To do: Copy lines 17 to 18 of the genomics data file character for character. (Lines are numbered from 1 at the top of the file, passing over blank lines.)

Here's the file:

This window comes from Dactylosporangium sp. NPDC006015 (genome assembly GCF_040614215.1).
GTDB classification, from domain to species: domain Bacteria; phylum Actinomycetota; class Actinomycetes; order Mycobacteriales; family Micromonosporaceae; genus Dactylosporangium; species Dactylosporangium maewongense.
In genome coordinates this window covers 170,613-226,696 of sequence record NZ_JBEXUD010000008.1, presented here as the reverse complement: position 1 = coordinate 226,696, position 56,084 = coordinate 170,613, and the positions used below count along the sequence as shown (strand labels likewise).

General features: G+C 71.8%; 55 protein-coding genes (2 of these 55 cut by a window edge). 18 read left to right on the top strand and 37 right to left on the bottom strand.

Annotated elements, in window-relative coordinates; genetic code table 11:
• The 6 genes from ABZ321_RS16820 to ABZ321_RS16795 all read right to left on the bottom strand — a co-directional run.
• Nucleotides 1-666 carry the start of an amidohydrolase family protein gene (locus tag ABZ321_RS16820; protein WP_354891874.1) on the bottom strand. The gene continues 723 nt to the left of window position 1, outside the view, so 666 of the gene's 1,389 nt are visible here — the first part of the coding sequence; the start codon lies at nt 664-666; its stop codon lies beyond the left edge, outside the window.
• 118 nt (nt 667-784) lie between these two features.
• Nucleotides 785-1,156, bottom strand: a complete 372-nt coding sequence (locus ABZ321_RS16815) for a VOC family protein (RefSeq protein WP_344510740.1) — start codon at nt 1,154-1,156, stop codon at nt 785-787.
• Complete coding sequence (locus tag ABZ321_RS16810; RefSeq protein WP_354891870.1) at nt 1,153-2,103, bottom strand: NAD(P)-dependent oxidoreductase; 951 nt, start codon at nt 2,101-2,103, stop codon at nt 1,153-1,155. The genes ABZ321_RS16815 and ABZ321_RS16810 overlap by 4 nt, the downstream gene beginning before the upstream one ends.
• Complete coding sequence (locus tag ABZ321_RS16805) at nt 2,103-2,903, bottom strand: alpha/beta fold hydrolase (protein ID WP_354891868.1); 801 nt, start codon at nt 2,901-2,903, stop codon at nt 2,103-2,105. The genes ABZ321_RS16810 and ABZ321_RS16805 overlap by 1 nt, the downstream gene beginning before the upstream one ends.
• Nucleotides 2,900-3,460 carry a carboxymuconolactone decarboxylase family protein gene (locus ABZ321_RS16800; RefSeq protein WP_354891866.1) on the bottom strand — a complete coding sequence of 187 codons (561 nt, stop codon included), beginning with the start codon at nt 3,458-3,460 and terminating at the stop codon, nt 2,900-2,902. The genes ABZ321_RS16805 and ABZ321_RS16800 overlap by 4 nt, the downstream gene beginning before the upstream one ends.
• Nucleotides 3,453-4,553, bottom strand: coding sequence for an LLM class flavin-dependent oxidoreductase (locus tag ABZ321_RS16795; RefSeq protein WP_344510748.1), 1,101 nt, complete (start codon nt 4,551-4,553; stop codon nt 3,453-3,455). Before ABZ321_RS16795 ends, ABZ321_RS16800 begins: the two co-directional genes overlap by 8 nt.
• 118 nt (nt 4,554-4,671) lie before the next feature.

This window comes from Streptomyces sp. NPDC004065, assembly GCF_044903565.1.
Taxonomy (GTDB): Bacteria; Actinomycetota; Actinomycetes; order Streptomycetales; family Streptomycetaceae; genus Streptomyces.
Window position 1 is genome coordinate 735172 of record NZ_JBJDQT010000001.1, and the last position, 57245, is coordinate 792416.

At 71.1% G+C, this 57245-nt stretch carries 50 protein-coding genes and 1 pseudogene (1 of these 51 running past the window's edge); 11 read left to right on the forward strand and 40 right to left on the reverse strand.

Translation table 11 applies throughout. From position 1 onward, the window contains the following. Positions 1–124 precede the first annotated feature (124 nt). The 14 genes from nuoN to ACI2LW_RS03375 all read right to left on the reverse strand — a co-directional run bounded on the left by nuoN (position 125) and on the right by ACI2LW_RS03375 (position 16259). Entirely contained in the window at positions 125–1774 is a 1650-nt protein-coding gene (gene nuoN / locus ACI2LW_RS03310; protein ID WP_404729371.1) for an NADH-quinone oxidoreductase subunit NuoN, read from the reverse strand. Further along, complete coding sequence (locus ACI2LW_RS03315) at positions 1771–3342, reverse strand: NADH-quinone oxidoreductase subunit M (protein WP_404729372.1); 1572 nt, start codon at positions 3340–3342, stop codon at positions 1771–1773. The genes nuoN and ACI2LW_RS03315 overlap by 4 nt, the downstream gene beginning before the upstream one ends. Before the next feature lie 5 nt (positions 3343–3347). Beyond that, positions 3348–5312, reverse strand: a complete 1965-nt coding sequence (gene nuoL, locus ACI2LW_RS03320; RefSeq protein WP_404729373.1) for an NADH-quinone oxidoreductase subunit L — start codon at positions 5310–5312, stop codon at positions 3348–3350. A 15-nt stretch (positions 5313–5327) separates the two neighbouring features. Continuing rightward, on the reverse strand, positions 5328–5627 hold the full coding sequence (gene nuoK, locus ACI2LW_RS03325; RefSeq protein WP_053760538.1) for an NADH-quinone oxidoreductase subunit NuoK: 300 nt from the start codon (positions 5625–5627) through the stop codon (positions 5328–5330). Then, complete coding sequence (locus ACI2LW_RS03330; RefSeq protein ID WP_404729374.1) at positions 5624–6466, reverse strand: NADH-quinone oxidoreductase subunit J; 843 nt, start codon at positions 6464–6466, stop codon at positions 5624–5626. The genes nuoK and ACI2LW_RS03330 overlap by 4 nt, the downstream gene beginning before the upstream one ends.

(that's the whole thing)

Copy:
Window position 1 is genome coordinate 735172 of record NZ_JBJDQT010000001.1, and the last position, 57245, is coordinate 792416.

At 71.1% G+C, this 57245-nt stretch carries 50 protein-coding genes and 1 pseudogene (1 of these 51 running past the window's edge); 11 read left to right on the forward strand and 40 right to left on the reverse strand.